June 26, 2014

Q&A with Earl Howerton of the Southside Outreach Group, Inc.

We’re pleased to share a Q&A with another of Virginia’s leaders in community housing development. Earl Howerton is the Executive Director of the Southside Outreach Group, Inc., a Community Housing Development Organization (CHDO) certified by the Virginia Department of Housing and Community Development (DHCD). Located in South Boston, Southside Outreach Group has been servicing Halifax County and surrounding counties since 1995.

1. How did you become involved in the affordable housing industry? In 1978, I started out in rural Virginia with the Weatherization Program – weatherizing houses for low-to-moderate income persons. I found that job to be very rewarding because it allowed individuals to save on their utility bills, thus allowing them extra money to spend on other essential household needs.

2. What changes have you seen in the affordable housing needs of the rural communities served by Southside Outreach Group during your career? I have observed many changes in the affordable housing needs in the rural communities.

  • Initially, during 2005-2009, we discovered that individuals and families wanted to become homeowners. However, they didn’t know what steps to take to achieve this goal.
  • Now, due in part to the housing crisis and the economy, we have seen a different trend. We have noticed that individuals and families are choosing more rental housing.

3. Can you discuss any initiatives your organization has developed to address such changes? In 2005, the Southside Outreach Group took the initiative to develop a homeownership program that included financial literacy counseling, one-on-one counseling and housing counseling in order to assist individuals and families who were seeking homeownership opportunities. The Southside Outreach Group had their staff attend training to become certified housing counselors. They also became equipped to pull credit reports. This allowed the counselors to work with the individuals and families to assist them in cleaning up their credit. The Southside Outreach Group also began to work closely with VHDA’s mobile unit staff in identifying low-interest rate mortgage loans. We also established a good rapport with the Virginia Department of Housing and Community Development (Housing Production and Down Payment Assistance Program). We were also able to work with USDA Rural Development in identifying low-interest rate mortgage loans.

In addition, recognizing the need for more affordable rental housing in rural Southside Virginia, the Southside Outreach Group:

  • Entered into a partnership with UVA, the Town of South Boston, Cardinal Homes and the Southern Virginia Higher Education Center to construct two highly energy-efficient ecoMod rental homes. These units were constructed to be used as transitional rentals units for individuals and families who have credit issues and lack down payment funds. These individuals will go through our homeownership program to not only clean up their credit, but also to allow them to save money towards their down payment for a home.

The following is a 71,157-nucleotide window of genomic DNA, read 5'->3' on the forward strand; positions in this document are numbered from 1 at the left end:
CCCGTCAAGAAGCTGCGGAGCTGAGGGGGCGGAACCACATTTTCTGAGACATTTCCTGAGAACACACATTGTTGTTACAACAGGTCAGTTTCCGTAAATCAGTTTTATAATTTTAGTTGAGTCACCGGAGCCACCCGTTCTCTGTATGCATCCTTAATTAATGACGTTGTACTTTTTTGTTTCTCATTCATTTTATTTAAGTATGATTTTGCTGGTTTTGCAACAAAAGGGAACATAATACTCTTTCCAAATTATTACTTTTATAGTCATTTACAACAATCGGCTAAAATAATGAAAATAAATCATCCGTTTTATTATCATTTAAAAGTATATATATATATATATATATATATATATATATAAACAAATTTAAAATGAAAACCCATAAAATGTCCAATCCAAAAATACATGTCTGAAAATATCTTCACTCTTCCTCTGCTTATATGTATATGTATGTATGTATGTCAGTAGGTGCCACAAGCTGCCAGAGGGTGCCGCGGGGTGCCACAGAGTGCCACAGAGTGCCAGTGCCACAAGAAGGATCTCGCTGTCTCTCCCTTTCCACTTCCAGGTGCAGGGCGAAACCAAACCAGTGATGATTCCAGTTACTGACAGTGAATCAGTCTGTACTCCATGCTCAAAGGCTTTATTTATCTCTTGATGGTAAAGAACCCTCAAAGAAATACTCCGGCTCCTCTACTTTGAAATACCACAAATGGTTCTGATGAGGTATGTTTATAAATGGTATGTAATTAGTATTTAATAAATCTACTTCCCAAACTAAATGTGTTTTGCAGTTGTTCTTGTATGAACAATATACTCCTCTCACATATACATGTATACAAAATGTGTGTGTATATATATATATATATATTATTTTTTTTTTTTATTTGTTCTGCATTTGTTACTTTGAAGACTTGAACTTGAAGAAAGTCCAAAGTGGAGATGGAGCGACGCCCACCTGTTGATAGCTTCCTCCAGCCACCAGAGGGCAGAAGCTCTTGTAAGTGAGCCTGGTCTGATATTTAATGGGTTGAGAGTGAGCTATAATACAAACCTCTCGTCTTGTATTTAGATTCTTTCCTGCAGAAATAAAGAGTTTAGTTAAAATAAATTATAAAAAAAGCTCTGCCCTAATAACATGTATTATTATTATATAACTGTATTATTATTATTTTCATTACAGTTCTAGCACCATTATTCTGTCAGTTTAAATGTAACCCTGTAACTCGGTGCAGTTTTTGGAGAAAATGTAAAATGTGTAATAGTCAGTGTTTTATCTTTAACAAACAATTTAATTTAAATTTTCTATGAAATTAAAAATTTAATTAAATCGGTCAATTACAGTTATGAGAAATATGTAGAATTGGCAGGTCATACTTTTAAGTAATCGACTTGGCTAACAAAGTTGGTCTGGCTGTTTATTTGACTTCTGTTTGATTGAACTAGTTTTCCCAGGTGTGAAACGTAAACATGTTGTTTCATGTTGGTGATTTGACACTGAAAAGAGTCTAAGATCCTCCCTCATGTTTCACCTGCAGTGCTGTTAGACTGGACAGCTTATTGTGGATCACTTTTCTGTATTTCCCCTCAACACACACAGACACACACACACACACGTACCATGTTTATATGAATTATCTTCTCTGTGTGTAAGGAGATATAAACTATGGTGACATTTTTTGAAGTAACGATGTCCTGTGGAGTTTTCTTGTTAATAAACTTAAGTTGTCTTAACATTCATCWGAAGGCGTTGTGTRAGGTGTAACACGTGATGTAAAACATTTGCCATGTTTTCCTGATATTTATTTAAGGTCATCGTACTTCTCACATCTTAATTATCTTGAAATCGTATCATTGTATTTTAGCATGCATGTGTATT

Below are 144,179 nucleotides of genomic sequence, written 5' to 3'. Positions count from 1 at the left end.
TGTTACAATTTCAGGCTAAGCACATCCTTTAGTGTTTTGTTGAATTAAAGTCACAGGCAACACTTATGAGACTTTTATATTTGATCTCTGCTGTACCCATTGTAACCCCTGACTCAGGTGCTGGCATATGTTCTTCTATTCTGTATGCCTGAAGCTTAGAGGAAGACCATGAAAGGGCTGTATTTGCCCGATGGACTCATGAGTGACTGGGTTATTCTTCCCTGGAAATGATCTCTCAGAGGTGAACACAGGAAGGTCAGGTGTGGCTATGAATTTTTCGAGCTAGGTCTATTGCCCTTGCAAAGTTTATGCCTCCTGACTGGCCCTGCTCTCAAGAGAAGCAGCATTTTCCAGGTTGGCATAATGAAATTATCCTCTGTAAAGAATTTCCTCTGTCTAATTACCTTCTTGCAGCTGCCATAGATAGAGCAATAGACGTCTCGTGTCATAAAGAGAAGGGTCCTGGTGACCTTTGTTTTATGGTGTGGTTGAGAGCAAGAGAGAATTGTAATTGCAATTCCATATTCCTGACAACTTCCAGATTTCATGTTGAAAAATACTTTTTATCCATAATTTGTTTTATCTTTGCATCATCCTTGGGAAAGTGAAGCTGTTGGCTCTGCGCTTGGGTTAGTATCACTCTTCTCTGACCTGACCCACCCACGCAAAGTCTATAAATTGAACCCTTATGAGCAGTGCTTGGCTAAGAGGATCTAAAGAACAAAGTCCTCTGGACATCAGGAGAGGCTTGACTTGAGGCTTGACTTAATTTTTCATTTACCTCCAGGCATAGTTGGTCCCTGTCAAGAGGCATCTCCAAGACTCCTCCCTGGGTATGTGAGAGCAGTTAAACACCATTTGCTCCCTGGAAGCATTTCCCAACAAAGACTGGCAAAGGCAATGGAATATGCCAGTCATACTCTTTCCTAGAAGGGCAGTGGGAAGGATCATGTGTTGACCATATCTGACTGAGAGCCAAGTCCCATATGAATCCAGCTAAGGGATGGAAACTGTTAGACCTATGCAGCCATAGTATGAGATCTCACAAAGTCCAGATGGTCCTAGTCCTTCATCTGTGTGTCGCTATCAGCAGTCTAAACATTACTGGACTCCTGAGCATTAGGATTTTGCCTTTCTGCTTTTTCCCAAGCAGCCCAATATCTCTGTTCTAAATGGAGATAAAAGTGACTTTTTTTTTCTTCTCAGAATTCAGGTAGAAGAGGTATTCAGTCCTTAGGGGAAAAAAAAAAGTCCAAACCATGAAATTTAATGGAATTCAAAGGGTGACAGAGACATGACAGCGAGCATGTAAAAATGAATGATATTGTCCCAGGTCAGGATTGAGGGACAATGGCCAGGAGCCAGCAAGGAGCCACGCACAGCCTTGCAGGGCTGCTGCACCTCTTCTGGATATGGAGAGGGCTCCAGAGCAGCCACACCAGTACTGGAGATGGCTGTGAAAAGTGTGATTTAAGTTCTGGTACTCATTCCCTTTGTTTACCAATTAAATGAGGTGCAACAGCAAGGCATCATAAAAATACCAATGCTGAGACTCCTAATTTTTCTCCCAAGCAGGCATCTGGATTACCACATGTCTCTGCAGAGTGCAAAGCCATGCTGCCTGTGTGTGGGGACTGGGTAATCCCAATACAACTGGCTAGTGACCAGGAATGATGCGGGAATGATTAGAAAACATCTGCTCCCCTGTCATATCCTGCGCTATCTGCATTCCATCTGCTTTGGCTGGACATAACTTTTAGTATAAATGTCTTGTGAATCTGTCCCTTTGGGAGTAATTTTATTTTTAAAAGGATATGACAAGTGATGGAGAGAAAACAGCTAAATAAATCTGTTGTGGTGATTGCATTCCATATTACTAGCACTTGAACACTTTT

• Identified 46 rental units. We have received funds from various sources: tax credit allocation, HOME allocation, equity funding from the Virginia Community Development Corporation, a construction loan from Virginia Community Capital, a loan from the Town of South Boston, a grant from the Federal Home Loan Bank and permanent financing from VHDA. These funds will be used to rehabilitate these units so they can be rented to individuals with incomes at or below 60% of the area median income.

4. What do you consider to be the greatest accomplishment of the Southside Outreach Group under your leadership? The development of a subdivision that consisted of 22 affordable, single-family houses that were designed, constructed and sold to low-to-moderate income first-time homebuyers. The time period of development and construction was from 2005-2009. This subdivision allowed individuals and families who traditionally would not have been able to afford to purchase a home with the opportunity to make their dream a reality. I am happy to say that there have been no foreclosures!

5. Do you have any advice to give a college student interested in a career with a non-profit organization focusing on affordable housing? My advice is to have the compassion and drive to make things happen; be open-minded and innovative; and be willing to go that extra mile for those who are unable or unsure of how to find and afford a decent, safe and affordable place to live.

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